But requiring people to receive medical treatment is nothing new, as any parent of a vaccinated child could tell you. And, depending upon the circumstances, it can be good public policy. That’s certainly the case for fluoridation, which protects vulnerable children from parental indifference and ignorance. It also protects taxpayers, who foot the bill when those same children visit the emergency room in dental agony. People who don’t think such things happen regularly should talk to some doctors and dentists.
In any case, the “F” word is in circulation, and Commissioner Randy Leonard has said he’s willing to back the effort as long as supporters line up two of his colleagues. That places the onus on Sam Adams, Nick Fish, Amanda Fritz and Dan Saltzman. Are they going to save kids’ teeth and taxpayers’ money? Or are they going to hide beneath their chairs, stick their fingers in their ears and hope that the issue goes away?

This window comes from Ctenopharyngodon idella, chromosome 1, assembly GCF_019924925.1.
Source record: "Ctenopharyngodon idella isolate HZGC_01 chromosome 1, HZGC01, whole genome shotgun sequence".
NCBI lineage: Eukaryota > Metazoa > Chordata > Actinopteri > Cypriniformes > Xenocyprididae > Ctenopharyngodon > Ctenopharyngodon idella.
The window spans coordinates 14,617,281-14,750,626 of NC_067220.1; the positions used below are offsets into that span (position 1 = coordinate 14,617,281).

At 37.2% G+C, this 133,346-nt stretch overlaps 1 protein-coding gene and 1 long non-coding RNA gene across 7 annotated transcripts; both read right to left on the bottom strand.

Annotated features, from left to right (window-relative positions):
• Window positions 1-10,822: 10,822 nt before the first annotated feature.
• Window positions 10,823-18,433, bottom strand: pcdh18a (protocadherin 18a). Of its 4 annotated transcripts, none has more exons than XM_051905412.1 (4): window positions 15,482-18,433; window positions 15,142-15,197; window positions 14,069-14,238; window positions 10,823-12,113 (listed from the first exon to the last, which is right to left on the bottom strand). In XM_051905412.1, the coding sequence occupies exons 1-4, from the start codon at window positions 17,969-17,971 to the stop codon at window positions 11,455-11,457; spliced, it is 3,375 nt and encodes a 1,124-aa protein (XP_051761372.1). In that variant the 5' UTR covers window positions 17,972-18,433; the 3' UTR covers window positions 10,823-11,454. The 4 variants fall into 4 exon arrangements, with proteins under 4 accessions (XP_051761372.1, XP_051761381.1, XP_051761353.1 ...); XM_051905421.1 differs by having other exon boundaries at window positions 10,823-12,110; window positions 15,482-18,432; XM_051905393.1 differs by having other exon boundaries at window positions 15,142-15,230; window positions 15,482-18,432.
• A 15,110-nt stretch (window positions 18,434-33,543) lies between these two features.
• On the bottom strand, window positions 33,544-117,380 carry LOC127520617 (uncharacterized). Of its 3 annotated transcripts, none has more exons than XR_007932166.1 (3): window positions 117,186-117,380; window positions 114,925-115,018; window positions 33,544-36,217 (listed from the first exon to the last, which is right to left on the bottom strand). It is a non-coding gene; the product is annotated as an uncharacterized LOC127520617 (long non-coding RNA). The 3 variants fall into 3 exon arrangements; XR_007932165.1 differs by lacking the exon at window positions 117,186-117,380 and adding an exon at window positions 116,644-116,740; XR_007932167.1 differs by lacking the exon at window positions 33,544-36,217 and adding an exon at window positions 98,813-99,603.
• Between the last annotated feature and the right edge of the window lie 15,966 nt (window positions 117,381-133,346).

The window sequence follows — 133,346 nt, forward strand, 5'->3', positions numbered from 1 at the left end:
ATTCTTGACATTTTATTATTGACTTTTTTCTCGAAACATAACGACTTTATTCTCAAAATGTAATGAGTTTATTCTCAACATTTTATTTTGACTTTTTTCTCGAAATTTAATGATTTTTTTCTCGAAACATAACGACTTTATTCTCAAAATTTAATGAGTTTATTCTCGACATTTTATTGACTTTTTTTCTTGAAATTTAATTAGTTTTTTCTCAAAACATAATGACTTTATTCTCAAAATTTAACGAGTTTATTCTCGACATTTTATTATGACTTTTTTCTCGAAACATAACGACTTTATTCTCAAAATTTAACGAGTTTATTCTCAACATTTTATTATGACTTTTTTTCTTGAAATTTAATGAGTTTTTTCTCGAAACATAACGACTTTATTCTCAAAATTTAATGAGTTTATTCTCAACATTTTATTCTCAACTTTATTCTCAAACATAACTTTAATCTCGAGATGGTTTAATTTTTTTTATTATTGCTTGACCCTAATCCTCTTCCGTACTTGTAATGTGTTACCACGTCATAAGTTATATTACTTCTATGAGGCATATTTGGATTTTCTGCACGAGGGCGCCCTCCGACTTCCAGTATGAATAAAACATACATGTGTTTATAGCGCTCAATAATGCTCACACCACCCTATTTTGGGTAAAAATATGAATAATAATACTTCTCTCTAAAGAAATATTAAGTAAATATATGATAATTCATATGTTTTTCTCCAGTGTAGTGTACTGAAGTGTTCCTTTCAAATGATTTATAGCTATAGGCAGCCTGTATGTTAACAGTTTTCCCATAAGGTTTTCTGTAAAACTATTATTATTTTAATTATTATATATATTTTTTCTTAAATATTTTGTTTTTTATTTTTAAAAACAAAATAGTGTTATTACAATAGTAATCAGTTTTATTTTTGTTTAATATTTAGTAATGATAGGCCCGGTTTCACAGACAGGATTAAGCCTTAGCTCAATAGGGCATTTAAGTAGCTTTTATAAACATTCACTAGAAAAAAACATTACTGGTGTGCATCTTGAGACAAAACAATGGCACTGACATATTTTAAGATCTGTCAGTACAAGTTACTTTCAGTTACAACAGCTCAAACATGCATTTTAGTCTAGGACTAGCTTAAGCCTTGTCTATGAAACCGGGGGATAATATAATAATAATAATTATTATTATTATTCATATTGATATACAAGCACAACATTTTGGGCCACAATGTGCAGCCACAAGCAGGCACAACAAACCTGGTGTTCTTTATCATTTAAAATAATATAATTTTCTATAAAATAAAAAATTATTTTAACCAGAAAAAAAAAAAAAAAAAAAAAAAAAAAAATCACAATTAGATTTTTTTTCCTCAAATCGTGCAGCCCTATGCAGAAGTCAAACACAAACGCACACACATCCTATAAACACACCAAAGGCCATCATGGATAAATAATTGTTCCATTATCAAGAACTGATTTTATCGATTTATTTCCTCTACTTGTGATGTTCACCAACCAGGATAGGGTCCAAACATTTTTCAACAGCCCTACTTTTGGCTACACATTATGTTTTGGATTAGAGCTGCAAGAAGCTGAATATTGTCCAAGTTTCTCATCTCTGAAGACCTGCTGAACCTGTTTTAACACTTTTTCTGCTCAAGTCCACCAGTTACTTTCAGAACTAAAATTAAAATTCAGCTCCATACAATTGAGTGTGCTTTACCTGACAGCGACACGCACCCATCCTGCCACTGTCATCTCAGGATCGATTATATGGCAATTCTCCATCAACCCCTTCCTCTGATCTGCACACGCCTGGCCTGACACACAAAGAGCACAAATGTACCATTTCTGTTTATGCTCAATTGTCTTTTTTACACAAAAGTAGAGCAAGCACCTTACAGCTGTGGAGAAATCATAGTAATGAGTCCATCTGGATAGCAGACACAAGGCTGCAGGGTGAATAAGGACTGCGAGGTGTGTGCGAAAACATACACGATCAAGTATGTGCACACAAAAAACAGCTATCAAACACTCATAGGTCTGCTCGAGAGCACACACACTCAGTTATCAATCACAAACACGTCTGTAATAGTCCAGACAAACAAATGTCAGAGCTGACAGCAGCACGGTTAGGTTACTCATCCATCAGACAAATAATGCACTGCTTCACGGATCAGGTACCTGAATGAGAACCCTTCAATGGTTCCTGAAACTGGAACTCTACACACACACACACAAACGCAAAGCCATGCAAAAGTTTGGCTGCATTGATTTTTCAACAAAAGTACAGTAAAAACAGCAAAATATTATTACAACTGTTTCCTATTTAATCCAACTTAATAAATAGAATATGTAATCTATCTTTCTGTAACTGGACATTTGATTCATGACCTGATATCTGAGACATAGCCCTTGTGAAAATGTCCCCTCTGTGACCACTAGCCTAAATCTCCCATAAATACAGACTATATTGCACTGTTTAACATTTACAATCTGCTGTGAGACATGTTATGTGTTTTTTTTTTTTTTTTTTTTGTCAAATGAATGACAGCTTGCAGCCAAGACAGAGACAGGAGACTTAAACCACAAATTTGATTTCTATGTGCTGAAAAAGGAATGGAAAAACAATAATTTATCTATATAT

Fluoride decision up to local councils
By: Tony Stickley, Cairns.Com.Au, Tablelands Region, Queensland, Australia 15-Aug-2012
Regional Council is still expecting to make its own decision on whether to fluoridate water supplies, despite the Queensland Government refusing to allow councils in other parts of the state to hold referendums on the issue.
Seven years ago, as mayor of Brisbane, Campbell Newman wrote to the then Premier, Peter Beattie, calling for a state-wide referendum on fluoridation.